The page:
We all know that signs are easier to read when the letters are depicted in stark contrast to the background. In fact, the black letters on this screen in contrast to the white page are so easy on the eyes that you probably aren’t even aware of how well that combination works. It’s the contrast between the black and white that makes it easy on our eyes. Contrasting colors, textures and materials are design features that also make it easier to see tripping hazards in and around our homes. Many people have single stair entryways that blend into the walkway and present a significant tripping hazard. Sets of two or three stairs can be just as troublesome when unmarked as a full flight of stairs. In commercial structures, it’s common to see stair tread edges marked with contrasting paint to make them easier to see. While a bright yellow or white paint can be an effective strategy, there are other ways to accomplish the same effect and still maintain a design aesthetic. For example, consider adding a different brick or tile to your hard surface stair nosing or entryway. Wooden stairs can be stained to contrast their edges. Carpeted stairs can be inlaid with contrasting colors to signal the edge of the stair tread.
Depending on your stairs; concrete paint for striping runs $30 a gallon; stain for wooden stairs runs $15. Tile or brick edging costs $2 to $5 a piece plus installation. Replacing stair nosing with a lighter or darker strip of wood runs $30 for a 94-inch length that will need to be cut to fit and installed by a professional.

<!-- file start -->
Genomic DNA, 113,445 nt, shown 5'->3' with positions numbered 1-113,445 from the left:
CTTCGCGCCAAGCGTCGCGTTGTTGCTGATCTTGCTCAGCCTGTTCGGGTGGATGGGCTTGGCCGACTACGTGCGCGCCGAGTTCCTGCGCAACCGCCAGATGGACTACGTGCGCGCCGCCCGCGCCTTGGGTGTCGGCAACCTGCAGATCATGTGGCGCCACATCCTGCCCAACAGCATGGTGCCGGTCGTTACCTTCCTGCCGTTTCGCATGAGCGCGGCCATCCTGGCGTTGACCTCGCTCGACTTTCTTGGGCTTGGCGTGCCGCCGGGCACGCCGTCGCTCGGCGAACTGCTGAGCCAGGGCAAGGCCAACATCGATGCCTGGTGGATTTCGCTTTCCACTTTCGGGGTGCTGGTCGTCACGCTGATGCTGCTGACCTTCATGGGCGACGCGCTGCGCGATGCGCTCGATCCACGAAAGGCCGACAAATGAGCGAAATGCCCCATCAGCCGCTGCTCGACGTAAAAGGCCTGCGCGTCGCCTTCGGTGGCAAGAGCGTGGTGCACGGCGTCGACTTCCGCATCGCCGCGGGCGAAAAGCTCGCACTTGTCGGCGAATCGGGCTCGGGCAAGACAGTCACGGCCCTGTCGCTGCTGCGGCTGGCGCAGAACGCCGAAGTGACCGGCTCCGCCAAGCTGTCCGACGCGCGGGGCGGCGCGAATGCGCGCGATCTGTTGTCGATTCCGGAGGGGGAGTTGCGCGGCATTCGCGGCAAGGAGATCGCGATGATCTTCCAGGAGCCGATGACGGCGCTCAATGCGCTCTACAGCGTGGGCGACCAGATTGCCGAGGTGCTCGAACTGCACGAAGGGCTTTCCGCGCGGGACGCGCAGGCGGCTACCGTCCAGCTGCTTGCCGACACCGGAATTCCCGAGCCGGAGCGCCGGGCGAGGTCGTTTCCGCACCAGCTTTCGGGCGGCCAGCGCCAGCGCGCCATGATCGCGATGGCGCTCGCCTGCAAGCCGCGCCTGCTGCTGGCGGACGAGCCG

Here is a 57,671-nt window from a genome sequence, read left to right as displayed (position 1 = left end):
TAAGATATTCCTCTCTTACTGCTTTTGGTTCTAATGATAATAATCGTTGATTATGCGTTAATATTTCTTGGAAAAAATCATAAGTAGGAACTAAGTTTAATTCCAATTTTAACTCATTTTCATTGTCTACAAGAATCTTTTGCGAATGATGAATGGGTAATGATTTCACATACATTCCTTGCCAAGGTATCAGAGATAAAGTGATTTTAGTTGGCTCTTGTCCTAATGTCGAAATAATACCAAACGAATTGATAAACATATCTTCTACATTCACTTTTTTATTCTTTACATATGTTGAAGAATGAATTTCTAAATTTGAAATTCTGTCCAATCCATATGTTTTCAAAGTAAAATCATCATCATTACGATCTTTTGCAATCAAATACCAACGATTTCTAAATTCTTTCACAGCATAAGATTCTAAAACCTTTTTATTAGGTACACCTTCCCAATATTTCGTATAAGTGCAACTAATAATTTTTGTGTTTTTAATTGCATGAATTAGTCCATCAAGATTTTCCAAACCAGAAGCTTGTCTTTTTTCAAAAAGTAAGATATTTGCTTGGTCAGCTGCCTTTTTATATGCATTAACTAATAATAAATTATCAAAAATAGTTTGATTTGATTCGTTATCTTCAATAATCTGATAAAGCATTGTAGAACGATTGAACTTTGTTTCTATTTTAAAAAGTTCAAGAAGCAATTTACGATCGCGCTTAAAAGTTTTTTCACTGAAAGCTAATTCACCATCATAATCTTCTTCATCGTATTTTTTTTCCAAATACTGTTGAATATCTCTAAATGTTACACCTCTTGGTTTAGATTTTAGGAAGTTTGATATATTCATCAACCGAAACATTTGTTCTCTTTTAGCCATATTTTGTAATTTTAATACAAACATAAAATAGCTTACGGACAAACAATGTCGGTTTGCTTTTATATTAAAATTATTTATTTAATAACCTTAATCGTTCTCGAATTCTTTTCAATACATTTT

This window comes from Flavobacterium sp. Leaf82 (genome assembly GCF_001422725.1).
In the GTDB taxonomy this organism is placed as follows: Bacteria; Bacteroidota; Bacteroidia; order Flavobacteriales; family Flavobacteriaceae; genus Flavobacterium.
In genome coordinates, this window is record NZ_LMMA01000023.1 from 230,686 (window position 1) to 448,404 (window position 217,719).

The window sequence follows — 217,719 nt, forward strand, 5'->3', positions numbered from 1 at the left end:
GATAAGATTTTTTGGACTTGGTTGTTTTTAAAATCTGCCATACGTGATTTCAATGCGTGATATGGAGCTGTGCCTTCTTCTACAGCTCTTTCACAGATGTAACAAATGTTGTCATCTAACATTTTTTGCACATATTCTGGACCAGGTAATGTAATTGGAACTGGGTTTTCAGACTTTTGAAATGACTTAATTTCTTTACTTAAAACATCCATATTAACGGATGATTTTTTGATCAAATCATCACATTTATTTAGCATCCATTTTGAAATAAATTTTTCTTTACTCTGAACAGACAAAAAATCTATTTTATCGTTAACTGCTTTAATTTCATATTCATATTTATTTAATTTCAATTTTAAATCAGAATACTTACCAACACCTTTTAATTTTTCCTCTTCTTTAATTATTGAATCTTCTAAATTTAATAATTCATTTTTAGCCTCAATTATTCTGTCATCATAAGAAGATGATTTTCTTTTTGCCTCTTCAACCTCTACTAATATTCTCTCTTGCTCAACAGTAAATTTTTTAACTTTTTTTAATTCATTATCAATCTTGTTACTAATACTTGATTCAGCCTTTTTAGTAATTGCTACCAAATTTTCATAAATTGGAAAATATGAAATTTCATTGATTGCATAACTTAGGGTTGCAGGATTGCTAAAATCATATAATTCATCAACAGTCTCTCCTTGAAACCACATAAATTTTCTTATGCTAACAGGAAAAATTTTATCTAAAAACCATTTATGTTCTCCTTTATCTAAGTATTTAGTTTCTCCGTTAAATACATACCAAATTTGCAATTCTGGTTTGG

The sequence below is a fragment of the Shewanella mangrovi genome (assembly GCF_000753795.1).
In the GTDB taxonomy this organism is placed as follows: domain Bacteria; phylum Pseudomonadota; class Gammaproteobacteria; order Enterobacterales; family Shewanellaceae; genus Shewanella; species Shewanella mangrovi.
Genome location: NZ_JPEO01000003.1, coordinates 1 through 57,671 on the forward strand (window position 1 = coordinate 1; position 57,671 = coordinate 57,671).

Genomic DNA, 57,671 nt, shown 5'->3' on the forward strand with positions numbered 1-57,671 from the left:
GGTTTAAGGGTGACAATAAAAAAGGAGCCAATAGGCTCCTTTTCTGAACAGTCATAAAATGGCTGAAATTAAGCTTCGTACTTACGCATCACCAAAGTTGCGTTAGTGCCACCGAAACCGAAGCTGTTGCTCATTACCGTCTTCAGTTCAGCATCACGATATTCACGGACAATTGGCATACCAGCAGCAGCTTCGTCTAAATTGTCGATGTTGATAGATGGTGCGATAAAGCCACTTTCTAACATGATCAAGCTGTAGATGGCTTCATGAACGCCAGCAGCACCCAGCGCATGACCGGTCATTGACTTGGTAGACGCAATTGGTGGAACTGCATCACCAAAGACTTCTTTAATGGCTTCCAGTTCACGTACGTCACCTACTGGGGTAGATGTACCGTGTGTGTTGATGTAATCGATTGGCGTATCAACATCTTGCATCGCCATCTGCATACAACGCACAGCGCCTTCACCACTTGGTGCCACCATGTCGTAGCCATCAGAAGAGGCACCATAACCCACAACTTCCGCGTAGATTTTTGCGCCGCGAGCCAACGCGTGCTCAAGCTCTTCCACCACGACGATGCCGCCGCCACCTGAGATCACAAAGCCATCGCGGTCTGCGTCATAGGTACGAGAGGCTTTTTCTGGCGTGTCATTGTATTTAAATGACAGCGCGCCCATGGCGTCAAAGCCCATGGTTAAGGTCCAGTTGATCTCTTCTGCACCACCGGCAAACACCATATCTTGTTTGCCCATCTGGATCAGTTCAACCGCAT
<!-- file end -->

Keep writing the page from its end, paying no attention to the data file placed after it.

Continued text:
- Defines the edges of stair treads and entry steps visually to help prevent tripping.
- Adds style and aesthetic appeal to the design.
- May add value to the home.
- Hire a licensed designer to help select the best edging for your stairs.
- If you are thinking of eliminating carpeting on your stairs, now is the time to consider the design of the painted or stained wood tread.
- Different wood on the nosing of the stair can achieve a contrast and make an attractive design statement.
- Painting your risers white or another contrasting color can also help those climbing the stairs see each stair tread.
- Hire a handyman to install brick or tile stair tread edging.
Friedman, Daniel. (2010). Stair Tread Specifications & Defects. Retrieved April 1, 2010, from HGTV website: http://www.inspectapedia.com/interiors/Stair_Treads.htm
Hardwood Installer, (2002-2010). Installing Hardwood on Stairs. Retrieved April 1, 2010: http://www.hardwoodinstaller.com/hardwoodinstaller/stairs.htm